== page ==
By Paul Weinberg - February 23, 2012
In his new book, Yves Engler sets to demolish the near saintly status of Lester Bowles ("Mike") Pearson in the public sphere, Canadian foreign policy circles and even on the social democratic left. And in the process, he takes on the much repeated slogan that "the world needs more of Canada"...Much like Noam Chomsky who provides a forward to Lester Pearson's Peacekeeping, the author relies mostly on the excellent but largely unread scholarship plus the former PM's own statements in Parliament and in memos to successfully establish a case.
By Bill Fletcher - Znet
Approximately two million people of Mexican ancestry were deported from the USA during the Depression. This was not only Mexican nationals, but...US citizens of Mexican ancestry. This was a blatant example of ethnic cleansing taking place in the USA which destroyed families and exiled family members, in some cases indefinitely...What's to prevent this from happening again?
By David Walsh - WSWS
Considered as a whole then, one might say that while A Dangerous Method raises intriguing personalities and issues set during a period and in locales that continue to exercise fascination a century later, it treats these elements inadequately and even, at its weakest, teeters on the brink of banality...Perhaps, however, the film’s greatest benefit is that it encourages the spectator to investigate further the figures and issues involved. Because it cannot be argued that [it]...examines them in any great depth.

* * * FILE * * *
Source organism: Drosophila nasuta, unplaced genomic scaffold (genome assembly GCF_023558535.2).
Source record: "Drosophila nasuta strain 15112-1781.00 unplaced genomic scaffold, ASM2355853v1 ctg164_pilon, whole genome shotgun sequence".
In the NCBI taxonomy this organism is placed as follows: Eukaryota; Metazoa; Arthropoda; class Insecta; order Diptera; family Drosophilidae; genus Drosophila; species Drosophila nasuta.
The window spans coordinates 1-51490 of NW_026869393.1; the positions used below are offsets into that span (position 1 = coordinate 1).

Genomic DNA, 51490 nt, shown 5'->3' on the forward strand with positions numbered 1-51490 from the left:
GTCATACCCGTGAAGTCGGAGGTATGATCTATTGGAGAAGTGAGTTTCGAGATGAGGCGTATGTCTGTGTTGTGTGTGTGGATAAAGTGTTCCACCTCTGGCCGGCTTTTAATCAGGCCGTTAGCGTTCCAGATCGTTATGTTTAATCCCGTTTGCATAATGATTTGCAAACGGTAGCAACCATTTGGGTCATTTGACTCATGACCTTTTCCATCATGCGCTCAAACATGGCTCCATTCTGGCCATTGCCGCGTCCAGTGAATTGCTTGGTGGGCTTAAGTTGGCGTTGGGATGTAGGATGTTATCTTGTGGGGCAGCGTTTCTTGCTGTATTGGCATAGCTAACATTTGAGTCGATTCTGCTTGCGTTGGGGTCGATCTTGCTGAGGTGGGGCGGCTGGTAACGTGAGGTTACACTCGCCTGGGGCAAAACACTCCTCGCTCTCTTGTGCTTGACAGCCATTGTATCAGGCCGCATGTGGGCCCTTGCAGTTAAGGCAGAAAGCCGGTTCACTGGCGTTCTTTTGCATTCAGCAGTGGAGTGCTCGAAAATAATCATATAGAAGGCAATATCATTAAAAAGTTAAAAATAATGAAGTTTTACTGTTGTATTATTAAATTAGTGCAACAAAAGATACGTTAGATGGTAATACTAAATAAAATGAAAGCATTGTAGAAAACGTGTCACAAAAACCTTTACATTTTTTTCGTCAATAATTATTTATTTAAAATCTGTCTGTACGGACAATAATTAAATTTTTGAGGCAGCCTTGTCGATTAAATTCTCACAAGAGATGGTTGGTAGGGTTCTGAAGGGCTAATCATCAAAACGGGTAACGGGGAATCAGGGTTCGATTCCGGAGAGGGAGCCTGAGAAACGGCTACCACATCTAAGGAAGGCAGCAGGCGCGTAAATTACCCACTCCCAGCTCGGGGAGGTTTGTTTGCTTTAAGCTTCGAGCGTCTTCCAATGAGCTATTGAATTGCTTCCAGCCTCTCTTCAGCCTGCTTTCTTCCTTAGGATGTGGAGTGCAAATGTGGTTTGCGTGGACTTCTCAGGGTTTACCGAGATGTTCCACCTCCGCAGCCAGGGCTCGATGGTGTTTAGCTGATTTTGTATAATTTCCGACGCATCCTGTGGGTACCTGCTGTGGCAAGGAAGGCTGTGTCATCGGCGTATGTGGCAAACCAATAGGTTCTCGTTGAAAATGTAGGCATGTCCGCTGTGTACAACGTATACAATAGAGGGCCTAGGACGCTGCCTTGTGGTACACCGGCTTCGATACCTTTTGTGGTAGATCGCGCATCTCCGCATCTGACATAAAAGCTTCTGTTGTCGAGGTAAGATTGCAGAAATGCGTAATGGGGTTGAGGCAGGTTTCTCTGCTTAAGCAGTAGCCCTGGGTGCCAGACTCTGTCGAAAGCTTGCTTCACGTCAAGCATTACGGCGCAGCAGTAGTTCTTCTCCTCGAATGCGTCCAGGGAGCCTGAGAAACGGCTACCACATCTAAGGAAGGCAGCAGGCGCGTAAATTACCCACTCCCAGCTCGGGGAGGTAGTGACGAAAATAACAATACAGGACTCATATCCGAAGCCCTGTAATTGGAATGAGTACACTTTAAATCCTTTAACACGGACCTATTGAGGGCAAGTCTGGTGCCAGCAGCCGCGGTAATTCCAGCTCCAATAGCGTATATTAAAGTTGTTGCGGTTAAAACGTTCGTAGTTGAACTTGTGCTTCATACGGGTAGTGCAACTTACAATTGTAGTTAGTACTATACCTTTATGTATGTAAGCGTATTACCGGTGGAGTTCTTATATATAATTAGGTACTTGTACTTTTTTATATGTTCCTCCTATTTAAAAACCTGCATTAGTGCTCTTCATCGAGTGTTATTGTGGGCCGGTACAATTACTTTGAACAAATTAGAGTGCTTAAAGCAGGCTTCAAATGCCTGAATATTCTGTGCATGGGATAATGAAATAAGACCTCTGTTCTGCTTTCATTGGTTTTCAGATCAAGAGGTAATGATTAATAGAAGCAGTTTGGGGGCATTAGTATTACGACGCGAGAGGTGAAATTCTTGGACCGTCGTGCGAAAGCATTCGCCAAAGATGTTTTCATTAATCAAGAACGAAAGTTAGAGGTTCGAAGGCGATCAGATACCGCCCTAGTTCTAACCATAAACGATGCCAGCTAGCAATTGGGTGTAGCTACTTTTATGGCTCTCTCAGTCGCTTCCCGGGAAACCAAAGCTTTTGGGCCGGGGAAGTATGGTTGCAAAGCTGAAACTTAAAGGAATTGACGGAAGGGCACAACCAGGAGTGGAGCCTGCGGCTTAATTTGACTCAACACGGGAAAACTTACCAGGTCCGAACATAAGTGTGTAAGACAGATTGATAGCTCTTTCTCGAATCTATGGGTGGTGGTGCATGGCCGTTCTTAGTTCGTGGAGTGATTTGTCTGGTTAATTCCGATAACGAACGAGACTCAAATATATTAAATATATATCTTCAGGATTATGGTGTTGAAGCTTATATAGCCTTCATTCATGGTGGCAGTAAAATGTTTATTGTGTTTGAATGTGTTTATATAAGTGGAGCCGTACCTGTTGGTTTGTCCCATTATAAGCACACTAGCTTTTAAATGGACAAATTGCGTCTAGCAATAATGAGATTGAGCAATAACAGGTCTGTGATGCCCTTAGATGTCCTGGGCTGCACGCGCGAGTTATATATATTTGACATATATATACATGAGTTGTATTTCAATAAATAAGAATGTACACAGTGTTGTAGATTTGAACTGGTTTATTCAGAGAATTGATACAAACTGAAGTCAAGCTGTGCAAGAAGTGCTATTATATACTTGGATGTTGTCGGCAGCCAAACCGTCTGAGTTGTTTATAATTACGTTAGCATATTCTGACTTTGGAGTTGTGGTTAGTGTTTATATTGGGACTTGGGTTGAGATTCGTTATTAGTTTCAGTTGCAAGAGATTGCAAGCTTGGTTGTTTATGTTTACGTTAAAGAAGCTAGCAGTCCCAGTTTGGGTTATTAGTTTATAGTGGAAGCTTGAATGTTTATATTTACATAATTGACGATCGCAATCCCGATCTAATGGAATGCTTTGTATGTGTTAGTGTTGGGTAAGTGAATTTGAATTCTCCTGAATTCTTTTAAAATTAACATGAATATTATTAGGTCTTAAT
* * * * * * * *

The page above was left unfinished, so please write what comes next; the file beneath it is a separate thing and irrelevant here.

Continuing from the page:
February 11 marked the 33rd anniversary of Iran's 1979 revolution. It ended a generation of repressive rule under Washington's installed Reza Shah Pahlavi.
By Emil Guillermo - February 4, 2012
February 4 marks the anniversary of a war America won — but doesn’t care to crow about. When the memory only produces shame and regret, you can understand why...Such is the fate of the Philippine-American War, otherwise known as the Philippine Insurrection, which began on Feb. 4, 1899...Insurrection doesn’t begin to describe the full-fledged war that lasted three years, with more than 100,000 Americans involved...[T]he Filipino civilian death toll ranged from 250,000 to as high as 1 million, counting those who died from disease or starvation.
In this interview, author J. Patrick O’Connor discusses his newly released book Scapegoat: The Chino Hills Murders and The Framing of Kevin Cooper, explaining why he is convinced of Kevin Cooper’s innocence. O’Connor asserts that the police and prosecution orchestrated an obvious frame-up that continues to be upheld by federal appeals courts, albeit with the blatantly unfair rulings by US District Court Judge Marilyn Huff blocking critical forensics tests that had been ordered by the US Ninth Circuit Court in 2004.
A powerful anti-war indictment by Wolfgang Borchert: German, author, playwright, poet. His experience under Hitler and Wehrmacht service changed his life. Never a Nazi supporter, he deplored compulsory Hitler Youth time. Finally he got out. In 1940, the Gestapo arrested, then released him. His Wehrmacht conscription suspended his young theatrical career.